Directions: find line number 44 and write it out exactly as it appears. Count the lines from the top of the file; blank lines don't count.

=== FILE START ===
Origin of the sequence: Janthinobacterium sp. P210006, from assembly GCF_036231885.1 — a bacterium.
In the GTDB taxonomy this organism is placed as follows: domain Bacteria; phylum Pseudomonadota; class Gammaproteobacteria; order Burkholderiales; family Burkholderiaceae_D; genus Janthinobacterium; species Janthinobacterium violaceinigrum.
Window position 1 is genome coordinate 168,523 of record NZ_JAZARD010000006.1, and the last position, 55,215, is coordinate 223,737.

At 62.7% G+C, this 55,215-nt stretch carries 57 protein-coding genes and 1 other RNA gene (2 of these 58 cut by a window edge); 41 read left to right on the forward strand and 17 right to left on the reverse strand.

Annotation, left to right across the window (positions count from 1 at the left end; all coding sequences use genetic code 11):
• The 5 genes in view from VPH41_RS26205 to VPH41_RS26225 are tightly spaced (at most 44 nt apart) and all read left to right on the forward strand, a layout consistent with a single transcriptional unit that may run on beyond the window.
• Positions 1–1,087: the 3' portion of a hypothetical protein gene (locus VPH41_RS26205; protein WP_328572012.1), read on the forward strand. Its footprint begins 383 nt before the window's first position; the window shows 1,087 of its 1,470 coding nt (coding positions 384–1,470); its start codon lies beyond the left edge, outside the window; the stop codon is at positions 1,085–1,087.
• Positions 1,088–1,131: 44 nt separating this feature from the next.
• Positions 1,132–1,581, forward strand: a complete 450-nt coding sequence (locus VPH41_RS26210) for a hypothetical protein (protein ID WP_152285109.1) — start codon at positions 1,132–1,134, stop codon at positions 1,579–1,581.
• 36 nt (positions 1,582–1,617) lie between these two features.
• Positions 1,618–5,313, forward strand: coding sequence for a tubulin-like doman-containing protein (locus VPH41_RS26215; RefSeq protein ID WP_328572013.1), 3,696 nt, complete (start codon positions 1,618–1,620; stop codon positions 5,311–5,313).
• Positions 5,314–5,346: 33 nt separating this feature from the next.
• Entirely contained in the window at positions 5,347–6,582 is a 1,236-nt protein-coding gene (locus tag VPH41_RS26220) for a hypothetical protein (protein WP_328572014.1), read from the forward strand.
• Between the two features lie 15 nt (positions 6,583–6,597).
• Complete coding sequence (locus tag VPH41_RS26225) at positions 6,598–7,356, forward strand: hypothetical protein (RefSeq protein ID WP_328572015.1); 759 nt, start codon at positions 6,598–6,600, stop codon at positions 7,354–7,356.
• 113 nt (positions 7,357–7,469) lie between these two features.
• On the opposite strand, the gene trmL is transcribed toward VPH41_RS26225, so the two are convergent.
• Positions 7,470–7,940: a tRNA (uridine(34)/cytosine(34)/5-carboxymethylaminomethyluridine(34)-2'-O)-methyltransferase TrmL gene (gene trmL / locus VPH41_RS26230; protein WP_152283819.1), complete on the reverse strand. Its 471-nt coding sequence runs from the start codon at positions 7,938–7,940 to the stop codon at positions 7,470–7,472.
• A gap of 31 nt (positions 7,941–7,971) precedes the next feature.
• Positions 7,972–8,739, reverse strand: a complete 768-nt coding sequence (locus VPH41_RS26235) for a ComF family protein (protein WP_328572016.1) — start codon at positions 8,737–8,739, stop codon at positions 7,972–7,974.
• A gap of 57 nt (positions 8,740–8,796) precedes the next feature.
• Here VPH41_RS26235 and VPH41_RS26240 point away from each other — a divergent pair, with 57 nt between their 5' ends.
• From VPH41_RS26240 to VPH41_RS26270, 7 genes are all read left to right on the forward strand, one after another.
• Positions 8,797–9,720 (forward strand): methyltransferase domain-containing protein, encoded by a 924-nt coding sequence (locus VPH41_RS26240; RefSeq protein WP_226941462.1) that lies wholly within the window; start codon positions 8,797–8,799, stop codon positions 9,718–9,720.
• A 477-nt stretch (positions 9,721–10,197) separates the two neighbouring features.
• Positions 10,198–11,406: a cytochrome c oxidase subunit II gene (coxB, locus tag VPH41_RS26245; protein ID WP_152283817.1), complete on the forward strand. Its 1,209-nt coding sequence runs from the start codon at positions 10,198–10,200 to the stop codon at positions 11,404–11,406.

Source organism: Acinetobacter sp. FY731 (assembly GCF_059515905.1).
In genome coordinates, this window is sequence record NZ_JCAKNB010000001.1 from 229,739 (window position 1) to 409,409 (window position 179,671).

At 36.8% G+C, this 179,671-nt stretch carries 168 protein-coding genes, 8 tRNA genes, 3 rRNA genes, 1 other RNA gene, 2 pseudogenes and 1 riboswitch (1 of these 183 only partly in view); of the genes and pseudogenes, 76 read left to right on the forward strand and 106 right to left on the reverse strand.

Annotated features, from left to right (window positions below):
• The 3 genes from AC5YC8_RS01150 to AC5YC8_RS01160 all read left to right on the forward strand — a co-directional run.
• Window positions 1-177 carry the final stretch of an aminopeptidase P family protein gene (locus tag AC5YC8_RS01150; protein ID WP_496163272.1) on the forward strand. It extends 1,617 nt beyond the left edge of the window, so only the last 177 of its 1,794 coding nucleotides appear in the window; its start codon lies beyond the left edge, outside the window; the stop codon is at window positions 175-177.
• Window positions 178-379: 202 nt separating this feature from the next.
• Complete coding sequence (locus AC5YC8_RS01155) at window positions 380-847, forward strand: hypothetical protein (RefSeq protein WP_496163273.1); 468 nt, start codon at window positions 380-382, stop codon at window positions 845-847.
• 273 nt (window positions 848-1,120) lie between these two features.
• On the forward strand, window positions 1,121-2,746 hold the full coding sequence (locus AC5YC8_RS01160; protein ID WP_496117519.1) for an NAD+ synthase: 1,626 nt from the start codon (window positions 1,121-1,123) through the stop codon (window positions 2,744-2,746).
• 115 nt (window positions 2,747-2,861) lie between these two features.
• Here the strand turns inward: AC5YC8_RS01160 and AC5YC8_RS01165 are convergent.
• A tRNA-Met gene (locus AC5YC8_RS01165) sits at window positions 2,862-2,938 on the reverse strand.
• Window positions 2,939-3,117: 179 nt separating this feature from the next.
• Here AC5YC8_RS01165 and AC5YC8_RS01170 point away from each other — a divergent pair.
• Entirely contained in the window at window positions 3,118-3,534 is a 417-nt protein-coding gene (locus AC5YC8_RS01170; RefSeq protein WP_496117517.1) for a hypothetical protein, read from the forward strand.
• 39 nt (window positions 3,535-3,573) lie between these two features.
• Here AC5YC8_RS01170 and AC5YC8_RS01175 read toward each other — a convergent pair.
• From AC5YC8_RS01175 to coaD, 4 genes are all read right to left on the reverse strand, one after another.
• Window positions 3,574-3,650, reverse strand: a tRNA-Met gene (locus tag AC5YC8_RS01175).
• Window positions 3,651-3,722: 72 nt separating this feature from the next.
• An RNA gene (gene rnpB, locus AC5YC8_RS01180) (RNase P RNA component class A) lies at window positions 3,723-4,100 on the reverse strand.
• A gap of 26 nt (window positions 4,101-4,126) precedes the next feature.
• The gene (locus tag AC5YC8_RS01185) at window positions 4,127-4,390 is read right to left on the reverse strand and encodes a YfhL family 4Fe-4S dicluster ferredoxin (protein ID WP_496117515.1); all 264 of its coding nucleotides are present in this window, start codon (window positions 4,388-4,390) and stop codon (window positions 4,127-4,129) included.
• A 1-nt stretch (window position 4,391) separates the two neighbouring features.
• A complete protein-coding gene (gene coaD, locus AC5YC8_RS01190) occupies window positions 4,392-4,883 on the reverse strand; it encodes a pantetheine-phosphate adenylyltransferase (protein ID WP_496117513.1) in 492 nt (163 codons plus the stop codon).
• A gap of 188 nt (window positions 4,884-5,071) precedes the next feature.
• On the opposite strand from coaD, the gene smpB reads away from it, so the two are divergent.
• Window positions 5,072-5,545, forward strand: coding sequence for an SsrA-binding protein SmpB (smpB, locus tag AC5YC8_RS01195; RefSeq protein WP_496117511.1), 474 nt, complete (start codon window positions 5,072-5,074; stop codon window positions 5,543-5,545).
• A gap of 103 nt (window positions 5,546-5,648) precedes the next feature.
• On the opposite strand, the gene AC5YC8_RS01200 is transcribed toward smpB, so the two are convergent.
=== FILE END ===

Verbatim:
• Here AC5YC8_RS01170 and AC5YC8_RS01175 read toward each other — a convergent pair.